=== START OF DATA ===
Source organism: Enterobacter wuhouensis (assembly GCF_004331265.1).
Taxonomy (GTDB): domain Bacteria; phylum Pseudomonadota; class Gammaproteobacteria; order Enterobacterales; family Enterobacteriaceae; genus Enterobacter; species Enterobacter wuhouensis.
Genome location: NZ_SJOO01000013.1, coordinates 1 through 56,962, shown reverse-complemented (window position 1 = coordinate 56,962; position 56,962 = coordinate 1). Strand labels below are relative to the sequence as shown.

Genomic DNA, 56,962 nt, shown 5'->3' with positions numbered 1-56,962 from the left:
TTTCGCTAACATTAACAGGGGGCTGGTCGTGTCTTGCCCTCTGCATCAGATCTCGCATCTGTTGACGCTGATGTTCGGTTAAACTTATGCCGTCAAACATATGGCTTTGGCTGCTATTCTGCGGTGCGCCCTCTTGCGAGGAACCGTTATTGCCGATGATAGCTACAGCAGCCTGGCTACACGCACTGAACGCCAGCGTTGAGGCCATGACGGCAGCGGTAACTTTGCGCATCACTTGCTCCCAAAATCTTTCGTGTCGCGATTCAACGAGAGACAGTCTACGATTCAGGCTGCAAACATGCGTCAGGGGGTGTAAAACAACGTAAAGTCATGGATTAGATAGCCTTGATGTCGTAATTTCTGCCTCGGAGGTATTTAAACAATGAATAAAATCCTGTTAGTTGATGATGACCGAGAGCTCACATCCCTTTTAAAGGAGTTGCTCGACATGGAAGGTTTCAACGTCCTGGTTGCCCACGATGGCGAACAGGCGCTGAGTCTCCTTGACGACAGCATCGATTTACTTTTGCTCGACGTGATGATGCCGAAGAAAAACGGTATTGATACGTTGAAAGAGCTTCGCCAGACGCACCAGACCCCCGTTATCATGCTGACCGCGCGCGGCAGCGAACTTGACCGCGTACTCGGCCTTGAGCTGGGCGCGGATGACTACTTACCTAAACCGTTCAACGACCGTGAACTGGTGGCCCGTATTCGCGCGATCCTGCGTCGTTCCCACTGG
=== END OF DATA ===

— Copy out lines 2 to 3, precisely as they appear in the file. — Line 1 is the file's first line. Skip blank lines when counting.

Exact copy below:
Taxonomy (GTDB): domain Bacteria; phylum Pseudomonadota; class Gammaproteobacteria; order Enterobacterales; family Enterobacteriaceae; genus Enterobacter; species Enterobacter wuhouensis.
Genome location: NZ_SJOO01000013.1, coordinates 1 through 56,962, shown reverse-complemented (window position 1 = coordinate 56,962; position 56,962 = coordinate 1). Strand labels below are relative to the sequence as shown.